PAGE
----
Black rice is a type of dark-colored heirloom rice originating in southeast Asia. This dark purple to black grain is usually a glutenous variety, but some growers also sell medium to long grain products. This rice is usually sold in Asian groceries or in specialty food stores, and is often labeled as a health food due to its anthocyanin content. In order to select the best black rice, look for grains that are even in size and shape, with a relatively consistent color and few broken grains. Avoid very dusty bags or rice that has been stored in direct sunlight or near a heat source.
Also known as forbidden rice, Indonesian black rice, and Italian black rice, this grain has a distinctive dark purple layer of bran on the outside and is always eaten unmilled, unlike ordinary white rice. Black rice was originally grown in Indonesia and China, but has since spread to rice-growing parts of North America and Europe. Most varieties of this rice are short-grained and extremely starchy, similar to “sticky” or “sweet” glutenous rice, but a few growers have developed medium to long grain black rice hybrids.
You can find black rice in southeast Asian groceries, where it is sold for decorative use along with jasmine rice, or as an ingredient in some Thai and Indonesian desserts. Because of the grain's high levels of anthocyanin and other antioxidant compounds, health and specialty food stores in North America and Europe also offer this dark-colored grain, but usually at a much higher price per pound. While conventional white rice is often sold in bags up to 20 or 50 pounds (9 to 22.6 kg), this specialty grain usually comes in 1 to 5 pound (0.45 to 2.26 kg) packages.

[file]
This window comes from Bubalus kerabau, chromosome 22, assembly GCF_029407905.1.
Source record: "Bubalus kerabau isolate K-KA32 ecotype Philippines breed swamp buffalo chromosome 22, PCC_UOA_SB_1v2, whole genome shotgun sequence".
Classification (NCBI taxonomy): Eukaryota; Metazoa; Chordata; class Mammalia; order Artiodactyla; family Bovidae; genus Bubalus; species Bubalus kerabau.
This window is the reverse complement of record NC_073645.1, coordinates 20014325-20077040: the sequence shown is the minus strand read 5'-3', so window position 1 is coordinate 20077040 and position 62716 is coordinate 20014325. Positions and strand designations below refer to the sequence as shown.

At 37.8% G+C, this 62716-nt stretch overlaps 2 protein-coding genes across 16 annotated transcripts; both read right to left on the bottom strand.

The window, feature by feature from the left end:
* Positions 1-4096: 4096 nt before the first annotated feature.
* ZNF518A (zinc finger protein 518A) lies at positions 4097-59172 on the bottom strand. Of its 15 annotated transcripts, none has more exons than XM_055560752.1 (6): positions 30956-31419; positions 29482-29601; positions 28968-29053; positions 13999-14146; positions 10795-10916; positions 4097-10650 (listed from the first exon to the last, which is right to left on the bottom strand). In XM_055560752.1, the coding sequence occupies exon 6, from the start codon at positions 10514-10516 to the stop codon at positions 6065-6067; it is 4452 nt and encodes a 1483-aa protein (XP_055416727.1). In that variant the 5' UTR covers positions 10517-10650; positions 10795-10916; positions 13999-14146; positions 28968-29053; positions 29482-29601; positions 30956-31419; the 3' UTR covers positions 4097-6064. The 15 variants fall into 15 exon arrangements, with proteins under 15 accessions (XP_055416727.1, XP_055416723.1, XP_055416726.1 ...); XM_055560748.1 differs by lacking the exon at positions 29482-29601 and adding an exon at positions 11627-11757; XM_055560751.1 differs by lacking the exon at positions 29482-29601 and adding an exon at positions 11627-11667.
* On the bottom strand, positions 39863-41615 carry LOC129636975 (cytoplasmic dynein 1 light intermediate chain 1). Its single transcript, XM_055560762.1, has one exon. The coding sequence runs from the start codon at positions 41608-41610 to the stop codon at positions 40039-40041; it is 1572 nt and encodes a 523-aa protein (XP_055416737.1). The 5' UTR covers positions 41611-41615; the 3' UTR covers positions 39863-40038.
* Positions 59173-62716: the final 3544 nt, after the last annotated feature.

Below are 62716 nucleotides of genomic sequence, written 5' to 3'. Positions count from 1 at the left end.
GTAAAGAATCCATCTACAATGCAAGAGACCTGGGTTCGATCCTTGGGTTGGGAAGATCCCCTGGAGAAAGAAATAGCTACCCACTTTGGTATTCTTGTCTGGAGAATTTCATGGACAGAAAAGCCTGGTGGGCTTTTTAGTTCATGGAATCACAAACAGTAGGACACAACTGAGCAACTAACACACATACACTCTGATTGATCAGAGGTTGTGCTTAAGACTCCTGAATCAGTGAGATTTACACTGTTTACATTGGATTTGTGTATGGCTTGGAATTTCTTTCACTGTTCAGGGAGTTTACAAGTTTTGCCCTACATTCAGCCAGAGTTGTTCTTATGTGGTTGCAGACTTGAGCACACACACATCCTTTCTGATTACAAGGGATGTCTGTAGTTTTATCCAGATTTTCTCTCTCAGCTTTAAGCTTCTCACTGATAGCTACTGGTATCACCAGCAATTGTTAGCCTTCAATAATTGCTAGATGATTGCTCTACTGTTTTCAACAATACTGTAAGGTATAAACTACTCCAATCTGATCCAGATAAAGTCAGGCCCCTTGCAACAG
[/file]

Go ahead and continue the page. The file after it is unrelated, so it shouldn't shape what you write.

When possible, choose clear plastic bags through which you can see the rice, or ask the store owner to show you a sample of the brand that you wish to purchase. Whether short or long, the grains should be a consistent size and shape for even cooking, with a smooth surface and relatively little color variation between grains. This rice can vary from a very dark plum color to brown or nearly black, but should never be light brown or faded-looking. Avoid bags with a larger percentage of broken grains, as these will cook faster and be mushier than whole rice. If you see a large amount of dust at the bottom of the bag, the rice has probably been poorly-handled.
This unmilled rice should always be stored in a cool, dry place to prevent the rice oil in the bran from going rancid. White rice has a lower nutritional content than unpolished rice; it stores for longer and can survive harsher conditions. Buy only rice that has been stored away from windows or heat sources, and keep your own supply in a cool, well-ventilated cabinet on a shelf out of the sun and away from the stove, or even in the refrigerator.